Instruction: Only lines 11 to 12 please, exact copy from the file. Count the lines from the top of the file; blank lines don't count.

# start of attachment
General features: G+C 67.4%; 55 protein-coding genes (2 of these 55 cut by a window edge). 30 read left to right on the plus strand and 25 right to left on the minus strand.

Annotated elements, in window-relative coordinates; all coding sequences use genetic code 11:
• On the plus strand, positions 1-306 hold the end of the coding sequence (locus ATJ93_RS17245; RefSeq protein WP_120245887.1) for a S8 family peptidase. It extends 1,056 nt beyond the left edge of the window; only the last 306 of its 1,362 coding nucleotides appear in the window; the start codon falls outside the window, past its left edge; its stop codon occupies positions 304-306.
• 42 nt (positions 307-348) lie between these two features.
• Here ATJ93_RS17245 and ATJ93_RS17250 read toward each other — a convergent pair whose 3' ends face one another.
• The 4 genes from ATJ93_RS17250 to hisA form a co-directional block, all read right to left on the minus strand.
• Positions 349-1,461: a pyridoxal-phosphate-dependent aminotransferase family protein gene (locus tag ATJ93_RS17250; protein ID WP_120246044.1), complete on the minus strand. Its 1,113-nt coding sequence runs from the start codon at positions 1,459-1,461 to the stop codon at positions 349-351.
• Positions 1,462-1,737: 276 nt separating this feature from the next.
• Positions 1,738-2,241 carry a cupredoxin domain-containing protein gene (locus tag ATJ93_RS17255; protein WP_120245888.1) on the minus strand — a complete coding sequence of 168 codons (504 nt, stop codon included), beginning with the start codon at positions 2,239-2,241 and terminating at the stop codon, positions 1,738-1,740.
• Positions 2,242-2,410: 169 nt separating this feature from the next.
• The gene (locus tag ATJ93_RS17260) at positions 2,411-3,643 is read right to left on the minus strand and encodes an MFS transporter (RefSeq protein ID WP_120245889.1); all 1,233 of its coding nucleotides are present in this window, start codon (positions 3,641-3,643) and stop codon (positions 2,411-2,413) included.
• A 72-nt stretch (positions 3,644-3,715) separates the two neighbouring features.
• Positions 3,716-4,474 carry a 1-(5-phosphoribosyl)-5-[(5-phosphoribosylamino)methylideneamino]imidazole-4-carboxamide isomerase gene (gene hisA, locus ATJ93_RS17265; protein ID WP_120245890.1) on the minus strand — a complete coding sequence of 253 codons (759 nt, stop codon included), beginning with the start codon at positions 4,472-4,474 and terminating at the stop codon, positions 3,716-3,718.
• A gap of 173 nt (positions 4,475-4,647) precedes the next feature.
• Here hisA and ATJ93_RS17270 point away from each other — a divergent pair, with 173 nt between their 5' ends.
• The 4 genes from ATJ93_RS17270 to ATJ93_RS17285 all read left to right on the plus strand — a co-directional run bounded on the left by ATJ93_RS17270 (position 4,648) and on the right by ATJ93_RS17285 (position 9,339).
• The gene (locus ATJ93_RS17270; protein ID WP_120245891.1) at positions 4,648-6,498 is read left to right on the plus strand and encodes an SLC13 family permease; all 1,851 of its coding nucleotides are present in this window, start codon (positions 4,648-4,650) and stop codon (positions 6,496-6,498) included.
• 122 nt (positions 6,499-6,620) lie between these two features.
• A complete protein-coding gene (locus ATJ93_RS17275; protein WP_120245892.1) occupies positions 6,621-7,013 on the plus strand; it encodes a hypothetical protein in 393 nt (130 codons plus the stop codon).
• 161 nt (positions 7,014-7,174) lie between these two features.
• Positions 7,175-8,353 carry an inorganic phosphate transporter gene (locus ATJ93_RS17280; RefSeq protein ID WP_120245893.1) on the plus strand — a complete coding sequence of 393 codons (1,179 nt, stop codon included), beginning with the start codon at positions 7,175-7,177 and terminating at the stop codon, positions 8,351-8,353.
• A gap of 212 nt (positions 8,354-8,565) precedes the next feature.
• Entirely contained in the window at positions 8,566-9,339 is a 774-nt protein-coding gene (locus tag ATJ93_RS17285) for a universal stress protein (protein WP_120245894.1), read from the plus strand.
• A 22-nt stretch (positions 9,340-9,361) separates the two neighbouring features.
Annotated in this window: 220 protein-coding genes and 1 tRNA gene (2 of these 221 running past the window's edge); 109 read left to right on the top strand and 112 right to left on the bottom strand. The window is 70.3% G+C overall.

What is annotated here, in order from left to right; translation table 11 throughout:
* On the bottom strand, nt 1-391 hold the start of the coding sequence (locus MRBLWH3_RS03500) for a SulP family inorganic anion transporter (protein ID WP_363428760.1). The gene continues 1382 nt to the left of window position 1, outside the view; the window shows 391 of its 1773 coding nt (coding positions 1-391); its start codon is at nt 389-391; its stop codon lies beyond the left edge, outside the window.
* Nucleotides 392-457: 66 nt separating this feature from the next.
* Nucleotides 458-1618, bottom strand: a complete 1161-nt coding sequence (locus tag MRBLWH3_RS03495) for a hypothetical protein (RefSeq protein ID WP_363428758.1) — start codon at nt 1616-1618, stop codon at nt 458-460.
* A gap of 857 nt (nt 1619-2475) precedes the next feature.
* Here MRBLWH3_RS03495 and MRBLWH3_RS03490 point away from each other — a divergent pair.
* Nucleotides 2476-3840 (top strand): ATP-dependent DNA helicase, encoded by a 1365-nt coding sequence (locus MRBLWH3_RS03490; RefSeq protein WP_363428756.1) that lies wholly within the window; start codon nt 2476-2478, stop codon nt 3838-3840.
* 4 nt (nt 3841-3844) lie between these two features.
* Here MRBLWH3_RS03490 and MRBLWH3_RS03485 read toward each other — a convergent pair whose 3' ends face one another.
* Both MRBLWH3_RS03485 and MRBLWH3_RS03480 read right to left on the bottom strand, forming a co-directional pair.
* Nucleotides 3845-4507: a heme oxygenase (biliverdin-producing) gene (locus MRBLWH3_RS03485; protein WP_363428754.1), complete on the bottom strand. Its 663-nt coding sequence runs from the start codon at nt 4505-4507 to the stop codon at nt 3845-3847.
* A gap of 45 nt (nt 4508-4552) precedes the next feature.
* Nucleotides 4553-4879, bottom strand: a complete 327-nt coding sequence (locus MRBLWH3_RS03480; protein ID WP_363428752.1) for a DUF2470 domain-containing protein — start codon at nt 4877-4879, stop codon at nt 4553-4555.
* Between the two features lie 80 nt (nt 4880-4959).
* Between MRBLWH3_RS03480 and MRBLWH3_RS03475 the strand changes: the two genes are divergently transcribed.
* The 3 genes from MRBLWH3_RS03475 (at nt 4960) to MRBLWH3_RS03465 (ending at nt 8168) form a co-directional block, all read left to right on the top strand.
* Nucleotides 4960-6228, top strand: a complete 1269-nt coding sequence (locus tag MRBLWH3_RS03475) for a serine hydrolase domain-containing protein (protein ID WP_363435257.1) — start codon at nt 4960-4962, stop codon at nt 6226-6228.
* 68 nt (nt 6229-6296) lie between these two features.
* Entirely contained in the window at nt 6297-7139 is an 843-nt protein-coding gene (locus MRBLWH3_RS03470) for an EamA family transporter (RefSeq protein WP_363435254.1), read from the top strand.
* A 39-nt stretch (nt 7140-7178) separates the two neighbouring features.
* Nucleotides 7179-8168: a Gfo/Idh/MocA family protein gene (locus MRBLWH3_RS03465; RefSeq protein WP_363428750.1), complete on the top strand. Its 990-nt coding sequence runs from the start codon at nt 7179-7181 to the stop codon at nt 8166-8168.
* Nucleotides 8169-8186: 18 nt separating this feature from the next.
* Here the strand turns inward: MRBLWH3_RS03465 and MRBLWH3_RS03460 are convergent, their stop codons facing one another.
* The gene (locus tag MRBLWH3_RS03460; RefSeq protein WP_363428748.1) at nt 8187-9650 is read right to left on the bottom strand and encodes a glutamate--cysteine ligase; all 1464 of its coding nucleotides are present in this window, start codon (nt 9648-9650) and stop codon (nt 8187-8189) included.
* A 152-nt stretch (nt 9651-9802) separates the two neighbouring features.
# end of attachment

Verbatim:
• The gene (locus tag ATJ93_RS17260) at positions 2,411-3,643 is read right to left on the minus strand and encodes an MFS transporter (RefSeq protein ID WP_120245889.1); all 1,233 of its coding nucleotides are present in this window, start codon (positions 3,641-3,643) and stop codon (positions 2,411-2,413) included.
• A 72-nt stretch (positions 3,644-3,715) separates the two neighbouring features.